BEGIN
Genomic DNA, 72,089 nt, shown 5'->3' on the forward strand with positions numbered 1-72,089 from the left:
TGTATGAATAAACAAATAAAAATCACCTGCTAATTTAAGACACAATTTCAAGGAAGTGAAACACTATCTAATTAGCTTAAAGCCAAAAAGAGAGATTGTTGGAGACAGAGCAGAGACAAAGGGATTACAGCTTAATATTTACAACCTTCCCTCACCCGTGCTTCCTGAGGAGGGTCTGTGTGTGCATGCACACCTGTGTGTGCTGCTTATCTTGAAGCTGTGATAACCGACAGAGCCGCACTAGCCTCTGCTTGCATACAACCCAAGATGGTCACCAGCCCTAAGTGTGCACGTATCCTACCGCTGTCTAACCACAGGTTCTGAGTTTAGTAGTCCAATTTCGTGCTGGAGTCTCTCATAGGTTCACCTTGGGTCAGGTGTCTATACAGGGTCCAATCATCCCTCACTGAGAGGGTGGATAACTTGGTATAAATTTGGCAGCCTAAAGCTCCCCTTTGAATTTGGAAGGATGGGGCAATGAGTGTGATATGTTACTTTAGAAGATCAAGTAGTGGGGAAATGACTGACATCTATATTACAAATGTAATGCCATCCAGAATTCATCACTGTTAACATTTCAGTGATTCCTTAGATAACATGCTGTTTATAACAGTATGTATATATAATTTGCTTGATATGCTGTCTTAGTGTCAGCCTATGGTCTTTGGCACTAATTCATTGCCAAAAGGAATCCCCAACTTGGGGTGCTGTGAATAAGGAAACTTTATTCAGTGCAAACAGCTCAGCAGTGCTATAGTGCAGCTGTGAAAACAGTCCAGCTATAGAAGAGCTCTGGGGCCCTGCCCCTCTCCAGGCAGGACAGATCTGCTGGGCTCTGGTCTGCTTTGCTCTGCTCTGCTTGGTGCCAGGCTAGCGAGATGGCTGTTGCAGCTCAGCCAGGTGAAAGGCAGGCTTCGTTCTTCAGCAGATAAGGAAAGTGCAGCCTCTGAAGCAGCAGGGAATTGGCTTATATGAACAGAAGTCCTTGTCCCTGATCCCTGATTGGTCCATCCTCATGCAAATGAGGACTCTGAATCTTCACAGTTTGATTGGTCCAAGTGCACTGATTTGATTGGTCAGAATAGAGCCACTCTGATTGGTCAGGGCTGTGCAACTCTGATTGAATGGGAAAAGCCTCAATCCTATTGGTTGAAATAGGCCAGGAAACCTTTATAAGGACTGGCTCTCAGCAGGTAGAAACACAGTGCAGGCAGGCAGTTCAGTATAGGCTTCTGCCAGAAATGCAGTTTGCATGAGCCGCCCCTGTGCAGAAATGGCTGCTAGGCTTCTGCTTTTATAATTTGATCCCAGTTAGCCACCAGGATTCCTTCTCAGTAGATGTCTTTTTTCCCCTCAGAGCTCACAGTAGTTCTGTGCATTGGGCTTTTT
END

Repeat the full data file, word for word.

Genomic DNA, 72,089 nt, shown 5'->3' on the forward strand with positions numbered 1-72,089 from the left:
TGTATGAATAAACAAATAAAAATCACCTGCTAATTTAAGACACAATTTCAAGGAAGTGAAACACTATCTAATTAGCTTAAAGCCAAAAAGAGAGATTGTTGGAGACAGAGCAGAGACAAAGGGATTACAGCTTAATATTTACAACCTTCCCTCACCCGTGCTTCCTGAGGAGGGTCTGTGTGTGCATGCACACCTGTGTGTGCTGCTTATCTTGAAGCTGTGATAACCGACAGAGCCGCACTAGCCTCTGCTTGCATACAACCCAAGATGGTCACCAGCCCTAAGTGTGCACGTATCCTACCGCTGTCTAACCACAGGTTCTGAGTTTAGTAGTCCAATTTCGTGCTGGAGTCTCTCATAGGTTCACCTTGGGTCAGGTGTCTATACAGGGTCCAATCATCCCTCACTGAGAGGGTGGATAACTTGGTATAAATTTGGCAGCCTAAAGCTCCCCTTTGAATTTGGAAGGATGGGGCAATGAGTGTGATATGTTACTTTAGAAGATCAAGTAGTGGGGAAATGACTGACATCTATATTACAAATGTAATGCCATCCAGAATTCATCACTGTTAACATTTCAGTGATTCCTTAGATAACATGCTGTTTATAACAGTATGTATATATAATTTGCTTGATATGCTGTCTTAGTGTCAGCCTATGGTCTTTGGCACTAATTCATTGCCAAAAGGAATCCCCAACTTGGGGTGCTGTGAATAAGGAAACTTTATTCAGTGCAAACAGCTCAGCAGTGCTATAGTGCAGCTGTGAAAACAGTCCAGCTATAGAAGAGCTCTGGGGCCCTGCCCCTCTCCAGGCAGGACAGATCTGCTGGGCTCTGGTCTGCTTTGCTCTGCTCTGCTTGGTGCCAGGCTAGCGAGATGGCTGTTGCAGCTCAGCCAGGTGAAAGGCAGGCTTCGTTCTTCAGCAGATAAGGAAAGTGCAGCCTCTGAAGCAGCAGGGAATTGGCTTATATGAACAGAAGTCCTTGTCCCTGATCCCTGATTGGTCCATCCTCATGCAAATGAGGACTCTGAATCTTCACAGTTTGATTGGTCCAAGTGCACTGATTTGATTGGTCAGAATAGAGCCACTCTGATTGGTCAGGGCTGTGCAACTCTGATTGAATGGGAAAAGCCTCAATCCTATTGGTTGAAATAGGCCAGGAAACCTTTATAAGGACTGGCTCTCAGCAGGTAGAAACACAGTGCAGGCAGGCAGTTCAGTATAGGCTTCTGCCAGAAATGCAGTTTGCATGAGCCGCCCCTGTGCAGAAATGGCTGCTAGGCTTCTGCTTTTATAATTTGATCCCAGTTAGCCACCAGGATTCCTTCTCAGTAGATGTCTTTTTTCCCCTCAGAGCTCACAGTAGTTCTGTGCATTGGGCTTTTT